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September 22, 2018

Asbestos review 'unsatisfactory'

The Government has been criticised for its approach to compensation for asbestos sufferers and urged to hold a fresh consultation.

The Justice Select Committee said the coalition’s approach had been “unsatisfactory” and that a review had not been conducted in an even handed manner.

In a critical report, the MPs expressed surprise that the Government had concluded a heads of agreement with the insurance industry without disclosing details to other parties.

Mesothelioma is a cancer of the pleural lining of the lungs caused by exposure to asbestos.

There were over 2,200 deaths from mesothelioma in 2011 and the number of cases is expected to continue increasing before peaking towards the end of the decade.

The Asbestos Victims’ Support Groups Forum UK has complained that cancer sufferers face being charged up to 25% of their awarded damages to pay for their legal costs as well as legal insurance premiums because of new legal provisions.

The select committee said the government’s review of claims was not prepared in a thorough and even-handed manner.

Chairman Sir Alan Beith said: “We listened carefully to views on both sides of an emotive and polarised debate about the process of claiming compensation for this terrible disease, caused by exposure to asbestos.

“We have concluded that the Government’s approach has been unsatisfactory on a number of counts.”

The committee said a heads of agreement was made between the Government and the Association of British Insurers, adding that the coalition was not open or transparent about the existence of the document.

Sir Alan added: “It was a surprise to us that the government concluded a heads of agreement, however informal its status, with parties on one side of the argument about mesothelioma.

The provisions of this document, which remained undisclosed to other interested parties, have shaped the Government’s approach to this issue, and we are concerned that the G overnment appears to have had no intention of supplying us with this document as part of our inquiry.”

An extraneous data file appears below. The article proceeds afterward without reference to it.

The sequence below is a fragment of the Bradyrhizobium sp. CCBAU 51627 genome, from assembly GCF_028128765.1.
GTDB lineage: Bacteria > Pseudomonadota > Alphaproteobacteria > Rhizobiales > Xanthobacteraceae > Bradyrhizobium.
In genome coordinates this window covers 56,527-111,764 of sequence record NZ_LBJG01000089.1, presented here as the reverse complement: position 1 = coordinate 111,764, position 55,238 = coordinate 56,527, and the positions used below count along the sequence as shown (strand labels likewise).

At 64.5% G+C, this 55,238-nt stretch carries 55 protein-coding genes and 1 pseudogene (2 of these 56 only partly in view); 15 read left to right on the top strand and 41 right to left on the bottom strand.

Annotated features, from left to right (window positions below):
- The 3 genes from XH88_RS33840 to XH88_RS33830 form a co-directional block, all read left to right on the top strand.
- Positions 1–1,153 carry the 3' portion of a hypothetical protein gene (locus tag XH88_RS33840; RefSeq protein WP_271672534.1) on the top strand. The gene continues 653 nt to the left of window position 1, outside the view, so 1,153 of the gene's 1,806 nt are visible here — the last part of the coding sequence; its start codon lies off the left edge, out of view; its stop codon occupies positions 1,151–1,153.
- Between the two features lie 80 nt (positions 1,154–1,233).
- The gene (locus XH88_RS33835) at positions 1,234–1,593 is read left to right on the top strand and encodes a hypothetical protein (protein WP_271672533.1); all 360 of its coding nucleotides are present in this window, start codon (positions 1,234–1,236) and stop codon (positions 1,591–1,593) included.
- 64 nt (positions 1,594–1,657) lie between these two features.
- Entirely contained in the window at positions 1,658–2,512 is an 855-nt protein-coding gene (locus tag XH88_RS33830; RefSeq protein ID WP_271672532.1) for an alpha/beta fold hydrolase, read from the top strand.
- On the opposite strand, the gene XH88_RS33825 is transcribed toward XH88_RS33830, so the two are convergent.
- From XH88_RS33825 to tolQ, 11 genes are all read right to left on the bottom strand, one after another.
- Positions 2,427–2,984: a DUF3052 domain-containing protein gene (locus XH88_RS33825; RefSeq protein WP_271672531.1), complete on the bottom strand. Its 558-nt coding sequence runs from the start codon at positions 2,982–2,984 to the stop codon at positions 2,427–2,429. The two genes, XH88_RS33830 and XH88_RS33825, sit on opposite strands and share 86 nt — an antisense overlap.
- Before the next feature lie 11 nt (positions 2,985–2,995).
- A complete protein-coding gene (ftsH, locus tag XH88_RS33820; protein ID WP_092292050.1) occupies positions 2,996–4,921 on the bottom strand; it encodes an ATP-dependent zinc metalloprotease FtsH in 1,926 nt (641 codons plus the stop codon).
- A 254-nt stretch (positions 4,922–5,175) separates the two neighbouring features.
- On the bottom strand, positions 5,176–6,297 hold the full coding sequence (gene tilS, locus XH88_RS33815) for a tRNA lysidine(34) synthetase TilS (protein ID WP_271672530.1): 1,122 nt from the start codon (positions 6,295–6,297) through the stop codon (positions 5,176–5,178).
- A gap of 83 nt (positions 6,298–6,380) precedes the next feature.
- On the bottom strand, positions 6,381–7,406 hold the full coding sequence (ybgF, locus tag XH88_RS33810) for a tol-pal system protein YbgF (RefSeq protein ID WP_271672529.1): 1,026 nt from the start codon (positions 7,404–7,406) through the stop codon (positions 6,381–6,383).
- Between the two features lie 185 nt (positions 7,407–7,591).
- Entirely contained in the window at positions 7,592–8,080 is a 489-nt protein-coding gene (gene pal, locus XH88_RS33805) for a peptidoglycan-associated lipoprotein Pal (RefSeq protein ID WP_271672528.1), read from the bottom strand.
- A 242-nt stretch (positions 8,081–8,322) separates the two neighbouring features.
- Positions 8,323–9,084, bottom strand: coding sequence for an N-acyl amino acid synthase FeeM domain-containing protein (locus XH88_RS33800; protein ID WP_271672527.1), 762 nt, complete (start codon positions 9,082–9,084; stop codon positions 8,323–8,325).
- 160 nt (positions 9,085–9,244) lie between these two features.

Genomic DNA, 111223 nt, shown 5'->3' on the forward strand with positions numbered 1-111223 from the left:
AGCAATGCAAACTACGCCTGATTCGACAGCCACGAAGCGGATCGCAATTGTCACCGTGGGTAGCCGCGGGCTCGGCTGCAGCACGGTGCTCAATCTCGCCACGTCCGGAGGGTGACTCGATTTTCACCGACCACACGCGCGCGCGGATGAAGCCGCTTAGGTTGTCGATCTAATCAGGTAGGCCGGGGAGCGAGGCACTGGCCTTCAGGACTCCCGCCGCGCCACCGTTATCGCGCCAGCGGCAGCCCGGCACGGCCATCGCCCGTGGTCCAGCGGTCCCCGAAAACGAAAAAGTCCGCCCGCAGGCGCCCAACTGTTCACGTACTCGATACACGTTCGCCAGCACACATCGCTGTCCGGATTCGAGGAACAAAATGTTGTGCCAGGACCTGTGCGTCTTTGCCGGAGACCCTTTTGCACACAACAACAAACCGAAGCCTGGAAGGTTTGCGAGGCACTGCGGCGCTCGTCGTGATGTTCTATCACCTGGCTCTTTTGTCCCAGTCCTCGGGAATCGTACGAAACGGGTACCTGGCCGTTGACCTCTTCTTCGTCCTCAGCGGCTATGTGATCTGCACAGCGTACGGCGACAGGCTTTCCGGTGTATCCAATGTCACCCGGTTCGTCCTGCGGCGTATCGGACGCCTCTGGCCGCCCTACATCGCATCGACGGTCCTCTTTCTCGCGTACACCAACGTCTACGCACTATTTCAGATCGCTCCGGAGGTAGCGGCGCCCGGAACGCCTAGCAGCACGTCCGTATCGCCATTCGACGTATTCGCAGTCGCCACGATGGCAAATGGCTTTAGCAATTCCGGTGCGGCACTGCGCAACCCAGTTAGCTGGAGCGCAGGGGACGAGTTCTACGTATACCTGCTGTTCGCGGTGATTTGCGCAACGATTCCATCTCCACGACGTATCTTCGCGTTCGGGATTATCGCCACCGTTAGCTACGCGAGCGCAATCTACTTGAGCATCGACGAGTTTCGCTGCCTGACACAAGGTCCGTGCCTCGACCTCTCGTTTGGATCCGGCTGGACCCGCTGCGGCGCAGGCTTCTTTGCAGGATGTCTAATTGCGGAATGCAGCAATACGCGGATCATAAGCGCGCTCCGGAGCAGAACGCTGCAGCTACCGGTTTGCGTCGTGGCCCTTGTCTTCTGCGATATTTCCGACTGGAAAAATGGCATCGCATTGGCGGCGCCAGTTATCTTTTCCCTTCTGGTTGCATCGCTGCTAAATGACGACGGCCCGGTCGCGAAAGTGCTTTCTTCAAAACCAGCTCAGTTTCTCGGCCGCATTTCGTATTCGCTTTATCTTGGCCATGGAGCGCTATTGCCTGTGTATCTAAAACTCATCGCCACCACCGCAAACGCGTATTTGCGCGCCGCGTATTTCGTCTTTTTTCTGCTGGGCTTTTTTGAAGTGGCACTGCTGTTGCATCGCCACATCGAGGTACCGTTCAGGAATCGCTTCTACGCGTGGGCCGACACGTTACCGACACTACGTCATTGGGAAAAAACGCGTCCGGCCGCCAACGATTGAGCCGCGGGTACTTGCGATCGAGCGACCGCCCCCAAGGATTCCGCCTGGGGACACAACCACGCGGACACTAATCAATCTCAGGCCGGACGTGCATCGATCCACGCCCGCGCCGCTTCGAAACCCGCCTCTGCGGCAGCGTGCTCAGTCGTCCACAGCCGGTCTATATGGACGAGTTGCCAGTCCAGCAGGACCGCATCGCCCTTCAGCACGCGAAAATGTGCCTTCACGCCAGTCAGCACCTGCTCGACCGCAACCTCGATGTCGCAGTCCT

Steve Murphy, general secretary of construction union Ucatt, said: “The Justice Committee’s findings should be welcomed be anyone who believes in fairness for asbestos victims.

“The Government has been caught in bed with the insurance industry.

“The Government’s proposals were the latest in a long line of policies where they have backed the insurance industry against the victims of asbestos, whose health has been damaged through no fault of their own.”

Daniel Shears of the GMB union said: ” The original consultation was clearly flawed and it’s absolutely right to look again at this as quickly as possible.

“In particular the behind the scenes deal done between the ABI and the Government flew in the face of an open consultation and we should thank the committee for bringing this shady backroom deal to light.”

TUC general secretary Frances O’Grady said: “The Justice Committee is right to criticise the shoddy deal done between the insurance industry and the Government. Victims of this terrible and fatal illness deserve proper and swift recompense.

“We hope that the Government will urgently accept the recommendations of the Justice Committee and do the right thing for the victims of mesothelioma, 2,500 of whom die each year as a result of exposure to asbestos through their employer’s negligence.”

James Dalton, assistant director, head of motor and liability, Association of British Insurers, said: “While insurers did not cause mesothelioma, the industry has always been open and transparent on its commitment to help as many mesothelioma claimants and their families as possible. We make no apologies for negotiating with government a scheme, paid for by insurers, that will compensate an extra 3,000 sufferers over the next 10 years, who would otherwise go uncompensated.

“Significantly, this report raises the issue of high legal costs in mesothelioma claims, citing an average legal cost of £20,000 for every mesothelioma claim in England and Wales. Excessive legal costs mean higher insurance premiums for all employers, and clearly claimant lawyers need to answer to why they do not support lower legal costs.”

Dave Prentis, general secretary of Unison, said: “We have long campaigned for justice for mesothelioma sufferers. But with a short and painful life expectancy the last thing sufferers and their families need are extra costs.